What Is an Escalation Clause and Is It a Good Thing for Sellers or Buyers?
Feb 21, 2023
In seller markets, a popular house might have 50+ home showings/tours during the first weekend on the market. If 20% of those buyers decide to make an offer, the seller could potentially get 10 offers on their home.
In the competitive real estate market, it's not uncommon for buyers to face multiple competing offers on a property. When that happens, buyers need to find ways to stand out and make their offer more attractive to the seller. One strategy that has become increasingly popular is the use of an "escalation clause". In this article, we'll explore what an escalation clause is, how it works, and when it might make sense to use one.
How Does An Escalation Clause Work?
The main components of an escalation clause is the "cap" of the buyer's purchase price. The purchase cap is higher than the offer price. The purpose of the cap is to prevent the buyer from paying more than that specific amount when there are multiple offers.
For example, the actual offer amount from a buyer might be $300,000 but the purchase cap could be $325,000. We will explain further in an example below.
Generally, escalation clauses and offers are communicated in the purchase contract within the special stipulations section or in a contract addendum. The escalation clause is activated once sellers have shown they have evidence of a genuine, competing bona fide offer. In this scenario, the listing agent must provide evidence of the competing offer.
Escalation Clause Example
Here's how it works: let us say a buyer makes an offer of $300,000. When a buyer includes an escalation clause in their offer, they will typically specify the amount that their offer will increase over the other competing offers, as well as a cap on the maximum amount they are willing to pay for the property.
For example, a buyer might include an escalation clause that states that their offer will increase by $1,000 over any competing offer, up to a maximum of $325,000. If there is a competing offer of $310,000, the buyer with the escalation clause would automatically increase to $311,000.
However, if another offer is received for $330,000, the buyer's offer would not increase, as the competing offer has exceeded the maximum amount specified in the escalation clause. In this scenario, the competing offer would win the home.
When Should You Use an Escalation Clause?
An escalation clause can be a useful tool in a competitive real estate market, as it allows a buyer to increase their offer without having to continually submit new offers. However, it's important to carefully consider the terms of the escalation clause and whether it makes sense for your specific situation. Here are a few things to keep in mind:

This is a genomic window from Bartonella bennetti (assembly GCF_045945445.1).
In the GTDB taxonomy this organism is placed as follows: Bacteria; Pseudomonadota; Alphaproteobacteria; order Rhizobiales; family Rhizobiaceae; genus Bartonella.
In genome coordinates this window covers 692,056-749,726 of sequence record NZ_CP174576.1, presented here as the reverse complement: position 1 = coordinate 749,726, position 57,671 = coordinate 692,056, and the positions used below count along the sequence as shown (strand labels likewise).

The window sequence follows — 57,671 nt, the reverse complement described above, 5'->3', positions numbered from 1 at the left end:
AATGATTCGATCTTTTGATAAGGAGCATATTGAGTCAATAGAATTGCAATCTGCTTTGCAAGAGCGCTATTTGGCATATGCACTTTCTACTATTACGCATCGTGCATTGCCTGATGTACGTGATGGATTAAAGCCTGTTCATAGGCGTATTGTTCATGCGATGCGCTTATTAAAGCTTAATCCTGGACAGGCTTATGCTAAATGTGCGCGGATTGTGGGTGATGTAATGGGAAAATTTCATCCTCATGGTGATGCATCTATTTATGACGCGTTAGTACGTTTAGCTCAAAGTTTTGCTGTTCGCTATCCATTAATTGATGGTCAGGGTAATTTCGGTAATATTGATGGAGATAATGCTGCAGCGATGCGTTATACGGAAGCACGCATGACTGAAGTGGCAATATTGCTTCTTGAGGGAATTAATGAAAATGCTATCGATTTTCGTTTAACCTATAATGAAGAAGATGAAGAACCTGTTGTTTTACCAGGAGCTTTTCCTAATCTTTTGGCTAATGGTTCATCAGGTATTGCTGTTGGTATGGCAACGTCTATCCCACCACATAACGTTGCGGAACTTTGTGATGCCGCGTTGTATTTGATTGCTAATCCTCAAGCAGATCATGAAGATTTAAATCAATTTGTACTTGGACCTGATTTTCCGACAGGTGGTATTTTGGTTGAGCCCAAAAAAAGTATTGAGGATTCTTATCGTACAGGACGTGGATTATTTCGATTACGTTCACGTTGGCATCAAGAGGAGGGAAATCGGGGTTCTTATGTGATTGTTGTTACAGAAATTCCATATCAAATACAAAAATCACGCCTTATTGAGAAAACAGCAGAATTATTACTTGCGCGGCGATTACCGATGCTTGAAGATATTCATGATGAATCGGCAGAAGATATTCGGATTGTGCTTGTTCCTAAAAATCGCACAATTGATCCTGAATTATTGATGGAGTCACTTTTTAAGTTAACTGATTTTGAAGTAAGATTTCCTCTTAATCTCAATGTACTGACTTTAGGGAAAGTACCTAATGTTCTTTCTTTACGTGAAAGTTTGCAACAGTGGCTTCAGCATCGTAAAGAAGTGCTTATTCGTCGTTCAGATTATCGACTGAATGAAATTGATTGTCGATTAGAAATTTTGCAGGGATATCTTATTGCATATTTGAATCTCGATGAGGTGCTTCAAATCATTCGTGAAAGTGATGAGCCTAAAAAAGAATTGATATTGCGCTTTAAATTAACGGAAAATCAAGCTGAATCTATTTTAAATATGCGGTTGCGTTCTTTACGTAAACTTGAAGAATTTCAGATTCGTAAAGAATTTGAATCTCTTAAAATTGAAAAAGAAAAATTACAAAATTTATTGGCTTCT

Determine the Number of Competing Offers: Before including an escalation clause in your offer, it's important to understand the current state of the market and the level of competition. Your real estate agent should be able to get a gauge on how many other competing offers exist. Are there only 2-3 competing offers or are there more than 10?
If there are several buyers/offers and your market only has a few similar homes for sale, an escalation clause can help you stand out and win a bidding war. If there's only 1 other competing offer, you might not need an escalation clause.
Consider Your Escalation Cap: When using escalation clauses, it's important to set a cap on the maximum amount you are willing to pay for the property. Make sure that this amount fits within your budget and that you are comfortable paying that much for the property.
If your offer is signed and your maximum cap is enforced, you will go under contract at the maximum price. If this gives you a sense of dread, it might be a good idea to set a lower cap.
Escalation Clause Tips
As a buyer, the goal is to get your offer accepted without overpaying.
An escalation clause can be a powerful tool in the right circumstances, but it is important for buyers to carefully consider the potential risks and downsides before using one.
Tip #1: Don't forget to use an appraisal contingency.
If your escalation cap goes well over asking price, you may be at risk of the home not appraising. This can be de-risked by using an appraisal contingency, which protects the buyer from overpaying.
Tip #2: Make sure to optimize the other contract terms.
We've seen many scenarios where the person with the highest escalation clause actually loses the house. Although rare, this typically happens when they have weak terms, such as a long due diligence period or a low amount of earnest money.
Escalation Clause Contract Language
The Listing Agent May Not Understand Escalation Clauses
Despite being increasingly popular, some sellers still don't often notice escalation clauses. Although rare, even a novice listing agent might view your escalations clause and not fully understand it. For buyers, escalation clauses are a useful tool to make their offer stand out in a competitive market. For sellers, they can be a great way to lock in a higher sale price. However, they're not without risks and if you don't handle a competitive bidding war correctly. Here's an example of how to use an escalation clause in a real estate contract, but check with your agent before using or editing this language:
"All parties agree that the buyer shall pay $1,000 more than the next highest offer, up to a cap of $325,000. If no other competing offer exists, the purchase price shall remain $300,000 (or the same as the initial offer). If escalation clause is activated, the listing broker agrees to share any competing contract with the buyer for review."